Wednesday, November 22, 2017

Vaguely Unfamiliar

By Kristin Owens

Last weekend I sat in the luxurious reception area of the Bellagio Hotel in Las Vegas. The velvet couch was red, not burgundy. The Chihuly art glass installed in the ceiling glistened with multicolored hues; they weren’t blue. 

However, the hotel smelled the same . . . eau d’expensive fragrance pumped throughout fifty thousand square feet of overindulgence. Two for three, apparently my memory grew a little faulty over the past ten years.

Wednesday, November 15, 2017

Fearless Writing: Not Just Good Advice

By Ronda Simmons

Sometimes, even though it shouldn't be, writing is hard and joyless. Sometimes we just don't love it like we used to.

This happens when we care too much what other people think. Worrying that nobody is going to like what we have written, is the easiest way to turn the writing life into hell on Earth. 

In the end, the only thing that matters, is that we are writing what we want to write, what we have to write, whether anyone else cares or not.

When a writer is too concerned that their writing isn't good enough, he or she cannot enter the Flow, that sensation of losing track of time and place and just falling into the story as it unfolds. You know what I mean, you've been there.

Wednesday, November 8, 2017

Top Ten Highlights from the 10th Annual NCW Retreat

By April Moore

The 10th Annual NCW Member Retreat, October 22-25, proved to be a fun, productive, and relaxing event. No surprise. Fifteen dedicated writers with lofty goals + the revitalizing powers of Rocky Mountain National Park is a recipe for bestsellers. While there were many highlights from the retreat, here’s my top ten:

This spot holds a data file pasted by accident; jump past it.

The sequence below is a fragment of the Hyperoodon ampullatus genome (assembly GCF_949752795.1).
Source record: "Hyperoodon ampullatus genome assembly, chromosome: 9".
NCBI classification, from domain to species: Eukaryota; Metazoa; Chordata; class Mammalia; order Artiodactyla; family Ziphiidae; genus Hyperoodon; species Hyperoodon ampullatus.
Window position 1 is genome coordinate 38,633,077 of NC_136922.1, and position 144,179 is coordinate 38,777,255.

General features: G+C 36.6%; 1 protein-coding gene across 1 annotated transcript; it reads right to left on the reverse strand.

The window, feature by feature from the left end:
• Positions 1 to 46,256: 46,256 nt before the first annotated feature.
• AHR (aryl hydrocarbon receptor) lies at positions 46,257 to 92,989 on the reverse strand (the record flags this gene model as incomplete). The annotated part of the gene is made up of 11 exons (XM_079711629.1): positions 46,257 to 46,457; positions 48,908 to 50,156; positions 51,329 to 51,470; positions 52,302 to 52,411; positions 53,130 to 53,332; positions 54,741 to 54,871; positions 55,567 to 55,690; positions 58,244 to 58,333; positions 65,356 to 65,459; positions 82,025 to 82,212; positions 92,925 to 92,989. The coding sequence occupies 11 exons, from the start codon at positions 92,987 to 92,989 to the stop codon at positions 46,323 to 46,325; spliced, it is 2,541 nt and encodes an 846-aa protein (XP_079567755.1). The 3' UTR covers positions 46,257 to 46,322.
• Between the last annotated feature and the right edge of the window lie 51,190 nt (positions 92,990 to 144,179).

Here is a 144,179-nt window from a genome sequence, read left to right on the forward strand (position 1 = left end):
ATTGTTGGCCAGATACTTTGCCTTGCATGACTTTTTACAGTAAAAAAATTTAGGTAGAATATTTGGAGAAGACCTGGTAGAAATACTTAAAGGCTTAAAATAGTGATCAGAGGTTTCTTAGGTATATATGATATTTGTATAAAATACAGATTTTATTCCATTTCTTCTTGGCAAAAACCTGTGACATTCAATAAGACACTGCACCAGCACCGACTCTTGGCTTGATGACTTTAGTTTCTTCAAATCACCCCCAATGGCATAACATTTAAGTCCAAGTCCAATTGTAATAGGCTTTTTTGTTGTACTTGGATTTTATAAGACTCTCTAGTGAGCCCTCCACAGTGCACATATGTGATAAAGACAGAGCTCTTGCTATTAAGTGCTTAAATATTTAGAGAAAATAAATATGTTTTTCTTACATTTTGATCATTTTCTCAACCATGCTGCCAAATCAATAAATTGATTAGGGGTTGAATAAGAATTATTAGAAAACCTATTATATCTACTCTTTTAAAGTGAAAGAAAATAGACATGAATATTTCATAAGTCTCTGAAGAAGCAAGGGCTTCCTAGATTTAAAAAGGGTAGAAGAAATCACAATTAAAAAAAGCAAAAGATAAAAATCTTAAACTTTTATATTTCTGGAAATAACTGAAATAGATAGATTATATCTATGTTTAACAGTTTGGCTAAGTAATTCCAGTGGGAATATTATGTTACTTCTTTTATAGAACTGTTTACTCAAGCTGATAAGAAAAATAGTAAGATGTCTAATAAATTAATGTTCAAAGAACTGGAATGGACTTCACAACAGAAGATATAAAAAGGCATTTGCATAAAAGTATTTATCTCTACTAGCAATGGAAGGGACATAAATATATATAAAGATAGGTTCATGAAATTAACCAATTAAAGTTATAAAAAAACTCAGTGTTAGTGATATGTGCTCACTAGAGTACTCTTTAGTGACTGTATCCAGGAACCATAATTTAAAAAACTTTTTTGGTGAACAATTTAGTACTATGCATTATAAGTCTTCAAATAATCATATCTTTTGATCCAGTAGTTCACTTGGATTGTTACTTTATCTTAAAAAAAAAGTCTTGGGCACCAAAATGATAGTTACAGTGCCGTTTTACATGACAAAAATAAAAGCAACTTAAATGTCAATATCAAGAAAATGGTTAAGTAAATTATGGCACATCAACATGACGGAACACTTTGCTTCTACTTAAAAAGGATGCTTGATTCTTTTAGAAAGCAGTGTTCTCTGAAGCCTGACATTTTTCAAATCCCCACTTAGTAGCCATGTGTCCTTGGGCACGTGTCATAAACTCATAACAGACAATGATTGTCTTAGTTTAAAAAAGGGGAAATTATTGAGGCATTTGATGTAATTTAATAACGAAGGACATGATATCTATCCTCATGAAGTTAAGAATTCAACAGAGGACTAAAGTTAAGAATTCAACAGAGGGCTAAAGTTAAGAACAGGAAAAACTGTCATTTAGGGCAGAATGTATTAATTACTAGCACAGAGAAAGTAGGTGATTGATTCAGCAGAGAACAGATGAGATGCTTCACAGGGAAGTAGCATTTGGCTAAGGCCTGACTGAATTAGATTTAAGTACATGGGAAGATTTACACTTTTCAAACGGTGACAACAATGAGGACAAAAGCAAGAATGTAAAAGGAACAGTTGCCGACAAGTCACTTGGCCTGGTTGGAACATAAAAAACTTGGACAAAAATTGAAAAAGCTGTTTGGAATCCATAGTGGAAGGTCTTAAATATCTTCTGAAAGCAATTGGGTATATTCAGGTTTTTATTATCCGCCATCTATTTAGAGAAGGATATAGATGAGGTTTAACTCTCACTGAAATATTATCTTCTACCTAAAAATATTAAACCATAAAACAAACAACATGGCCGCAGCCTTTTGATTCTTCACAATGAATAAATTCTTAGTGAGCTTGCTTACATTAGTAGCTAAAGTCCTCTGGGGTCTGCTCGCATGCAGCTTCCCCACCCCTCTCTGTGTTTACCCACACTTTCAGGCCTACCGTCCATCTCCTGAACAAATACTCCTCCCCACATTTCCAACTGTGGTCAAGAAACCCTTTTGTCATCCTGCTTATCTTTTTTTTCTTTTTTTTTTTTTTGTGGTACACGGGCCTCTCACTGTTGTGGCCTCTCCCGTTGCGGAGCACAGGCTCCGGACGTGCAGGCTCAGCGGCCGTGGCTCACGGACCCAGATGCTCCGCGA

Wednesday, November 1, 2017

Uncommon Virtue: Steinbeck, Jobs, Watson & Crick

By John Garvey

John Steinbeck's masterpiece East of Eden is 600 pages long, and I'd fight like hell to prevent it being shortened one paragraph. The year following its publication, scientists James Watson and Francis Crick described, for the first time, the structure of the DNA double helix in Nature magazine. 

Scientific American reported sixty years later that "Regardless of the report's brevity, the announcement changed the world of medicine and science forever." Fast forward to 2007. Steve Jobs introduced the first iPhone in what "is considered by many to be one of the greatest business presentations of all time." (Carmine Gallo, The Storyteller's Secret)

What do these three things have in common? Brevity.

Wednesday, October 25, 2017

Library Resources for Writers

By David E. Sharp

I might have mentioned, in addition to being a writer, I am a librarian. (Only a zillion times, right?) I use a lot of library resources in my craft. They're free. They're in-depth. And they're useful.

Some folks have a musty image of the library. Dusty tomes, shushing old ladies with horn-rimmed glasses, and facelift-tight buns. 

Well, sit on my virtual book cart and buckle up! It's time for a refresher on how your library can help you be awesome!

Welcome to the library of the future.
Oh, wait. That's from last week.

Friday, October 20, 2017

How to Write One Book A Year and Keep Your Day Job

By Ronda Simmons

Anthony Trollope did it. Can you?

Mr. Trollope was an English novelist of the Victorian era most well-known for a series of books called The Chronicles of Barsetshire. 

Wednesday, October 11, 2017

Two Great American Pastimes

by Laura Mahal

Isn't she beautiful?
Whether the hashtags you follow are #MSWL or #MLB, you've got terrific taste. Writing and baseball have quite a lot in common, if you stop to think about it. 

Both make for outstanding careers, but you've got to have heart and a helluva level of commitment to make it to the big time.

Batting Averages and Rejection Rates

In baseball, a batting average above .300 is considered quite good. This means the batter hits the ball less than one out of every three times he steps up to the plate.

A writer should consider it an extraordinary success to earn acceptances for 1 out of every 3 submissions. Generally, the rate of rejection is much higher than that lofty goal. Some studies show that only 4 percent of authors seeking agents land one.

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